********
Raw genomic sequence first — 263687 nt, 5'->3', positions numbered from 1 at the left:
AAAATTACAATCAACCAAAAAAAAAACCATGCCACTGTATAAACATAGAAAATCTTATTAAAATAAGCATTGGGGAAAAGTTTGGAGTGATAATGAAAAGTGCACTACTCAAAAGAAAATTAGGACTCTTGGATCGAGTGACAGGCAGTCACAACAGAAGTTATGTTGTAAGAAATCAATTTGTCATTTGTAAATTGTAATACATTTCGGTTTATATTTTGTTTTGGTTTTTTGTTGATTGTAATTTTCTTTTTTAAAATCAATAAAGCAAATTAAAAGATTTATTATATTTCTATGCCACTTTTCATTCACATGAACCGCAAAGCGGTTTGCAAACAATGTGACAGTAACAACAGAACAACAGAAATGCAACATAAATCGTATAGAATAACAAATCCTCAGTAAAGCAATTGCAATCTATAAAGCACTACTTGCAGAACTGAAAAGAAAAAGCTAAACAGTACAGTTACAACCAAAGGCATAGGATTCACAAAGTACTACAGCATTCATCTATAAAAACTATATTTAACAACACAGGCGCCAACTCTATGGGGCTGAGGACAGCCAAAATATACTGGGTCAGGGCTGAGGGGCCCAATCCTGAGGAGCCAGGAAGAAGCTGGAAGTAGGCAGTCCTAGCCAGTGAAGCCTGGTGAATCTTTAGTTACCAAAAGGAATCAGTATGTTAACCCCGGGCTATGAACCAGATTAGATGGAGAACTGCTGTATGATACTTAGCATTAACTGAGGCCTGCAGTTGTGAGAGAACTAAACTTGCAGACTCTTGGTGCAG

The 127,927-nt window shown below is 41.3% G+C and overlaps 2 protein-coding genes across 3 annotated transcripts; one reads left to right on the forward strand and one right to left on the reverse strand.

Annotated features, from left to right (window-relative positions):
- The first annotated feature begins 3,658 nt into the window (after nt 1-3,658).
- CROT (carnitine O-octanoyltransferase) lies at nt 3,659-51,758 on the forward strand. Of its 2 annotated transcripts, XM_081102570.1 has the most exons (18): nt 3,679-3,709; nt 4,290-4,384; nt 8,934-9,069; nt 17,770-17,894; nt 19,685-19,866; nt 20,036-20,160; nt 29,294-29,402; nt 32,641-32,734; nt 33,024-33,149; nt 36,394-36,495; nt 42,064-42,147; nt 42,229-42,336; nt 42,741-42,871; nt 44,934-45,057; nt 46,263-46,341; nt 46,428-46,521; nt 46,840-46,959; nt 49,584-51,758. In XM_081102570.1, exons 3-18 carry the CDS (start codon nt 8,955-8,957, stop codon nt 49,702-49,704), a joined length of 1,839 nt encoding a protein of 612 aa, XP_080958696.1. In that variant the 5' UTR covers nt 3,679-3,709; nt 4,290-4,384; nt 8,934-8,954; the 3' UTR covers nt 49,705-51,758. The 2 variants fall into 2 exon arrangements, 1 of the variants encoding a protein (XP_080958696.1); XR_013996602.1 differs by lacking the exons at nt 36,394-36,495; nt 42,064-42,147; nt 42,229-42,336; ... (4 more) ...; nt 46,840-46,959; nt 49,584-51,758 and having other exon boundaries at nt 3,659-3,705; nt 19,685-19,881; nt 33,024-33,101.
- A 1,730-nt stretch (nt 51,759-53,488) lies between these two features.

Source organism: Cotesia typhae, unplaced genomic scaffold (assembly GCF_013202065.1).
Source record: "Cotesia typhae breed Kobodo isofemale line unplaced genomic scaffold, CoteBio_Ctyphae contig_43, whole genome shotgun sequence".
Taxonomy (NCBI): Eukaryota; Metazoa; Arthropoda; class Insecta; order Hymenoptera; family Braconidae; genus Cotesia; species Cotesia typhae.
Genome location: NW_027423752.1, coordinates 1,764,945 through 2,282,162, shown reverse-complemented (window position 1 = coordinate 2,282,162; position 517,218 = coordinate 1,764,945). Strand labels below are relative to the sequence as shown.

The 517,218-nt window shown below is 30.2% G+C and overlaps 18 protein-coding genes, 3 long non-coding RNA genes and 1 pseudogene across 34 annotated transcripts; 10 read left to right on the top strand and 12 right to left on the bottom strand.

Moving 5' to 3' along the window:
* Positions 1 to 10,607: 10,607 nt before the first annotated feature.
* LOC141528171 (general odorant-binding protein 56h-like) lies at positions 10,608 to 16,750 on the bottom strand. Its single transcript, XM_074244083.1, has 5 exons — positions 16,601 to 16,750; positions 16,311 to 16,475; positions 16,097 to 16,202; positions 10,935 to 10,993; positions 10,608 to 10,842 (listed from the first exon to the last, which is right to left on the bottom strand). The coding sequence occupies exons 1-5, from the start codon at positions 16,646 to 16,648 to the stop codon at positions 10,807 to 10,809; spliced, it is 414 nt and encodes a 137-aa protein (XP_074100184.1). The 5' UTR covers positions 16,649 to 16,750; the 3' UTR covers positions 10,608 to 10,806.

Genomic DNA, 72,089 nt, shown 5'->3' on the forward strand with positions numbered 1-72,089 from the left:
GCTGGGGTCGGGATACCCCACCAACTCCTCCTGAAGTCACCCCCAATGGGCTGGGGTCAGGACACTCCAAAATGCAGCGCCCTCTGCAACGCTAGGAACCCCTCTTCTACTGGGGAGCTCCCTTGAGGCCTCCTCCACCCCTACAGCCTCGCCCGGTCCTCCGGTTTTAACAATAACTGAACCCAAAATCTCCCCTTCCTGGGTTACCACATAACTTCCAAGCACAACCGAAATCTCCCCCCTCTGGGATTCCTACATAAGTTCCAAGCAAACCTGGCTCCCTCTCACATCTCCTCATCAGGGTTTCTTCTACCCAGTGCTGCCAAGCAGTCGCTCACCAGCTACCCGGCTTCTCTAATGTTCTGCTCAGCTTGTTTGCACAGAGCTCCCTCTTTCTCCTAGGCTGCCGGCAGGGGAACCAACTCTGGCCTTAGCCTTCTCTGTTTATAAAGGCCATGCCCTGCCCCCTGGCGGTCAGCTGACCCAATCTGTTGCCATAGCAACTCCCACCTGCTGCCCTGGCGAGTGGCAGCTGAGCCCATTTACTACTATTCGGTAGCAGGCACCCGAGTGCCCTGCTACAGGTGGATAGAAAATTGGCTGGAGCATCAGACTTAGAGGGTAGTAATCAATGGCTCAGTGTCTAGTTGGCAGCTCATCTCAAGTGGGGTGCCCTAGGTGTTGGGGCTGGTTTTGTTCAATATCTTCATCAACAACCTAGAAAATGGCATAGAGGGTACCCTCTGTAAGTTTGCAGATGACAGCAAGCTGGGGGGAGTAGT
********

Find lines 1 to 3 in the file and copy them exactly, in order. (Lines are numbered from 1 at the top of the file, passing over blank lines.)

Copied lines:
Raw genomic sequence first — 263687 nt, 5'->3', positions numbered from 1 at the left:
AAAATTACAATCAACCAAAAAAAAAACCATGCCACTGTATAAACATAGAAAATCTTATTAAAATAAGCATTGGGGAAAAGTTTGGAGTGATAATGAAAAGTGCACTACTCAAAAGAAAATTAGGACTCTTGGATCGAGTGACAGGCAGTCACAACAGAAGTTATGTTGTAAGAAATCAATTTGTCATTTGTAAATTGTAATACATTTCGGTTTATATTTTGTTTTGGTTTTTTGTTGATTGTAATTTTCTTTTTTAAAATCAATAAAGCAAATTAAAAGATTTATTATATTTCTATGCCACTTTTCATTCACATGAACCGCAAAGCGGTTTGCAAACAATGTGACAGTAACAACAGAACAACAGAAATGCAACATAAATCGTATAGAATAACAAATCCTCAGTAAAGCAATTGCAATCTATAAAGCACTACTTGCAGAACTGAAAAGAAAAAGCTAAACAGTACAGTTACAACCAAAGGCATAGGATTCACAAAGTACTACAGCATTCATCTATAAAAACTATATTTAACAACACAGGCGCCAACTCTATGGGGCTGAGGACAGCCAAAATATACTGGGTCAGGGCTGAGGGGCCCAATCCTGAGGAGCCAGGAAGAAGCTGGAAGTAGGCAGTCCTAGCCAGTGAAGCCTGGTGAATCTTTAGTTACCAAAAGGAATCAGTATGTTAACCCCGGGCTATGAACCAGATTAGATGGAGAACTGCTGTATGATACTTAGCATTAACTGAGGCCTGCAGTTGTGAGAGAACTAAACTTGCAGACTCTTGGTGCAG

The 127,927-nt window shown below is 41.3% G+C and overlaps 2 protein-coding genes across 3 annotated transcripts; one reads left to right on the forward strand and one right to left on the reverse strand.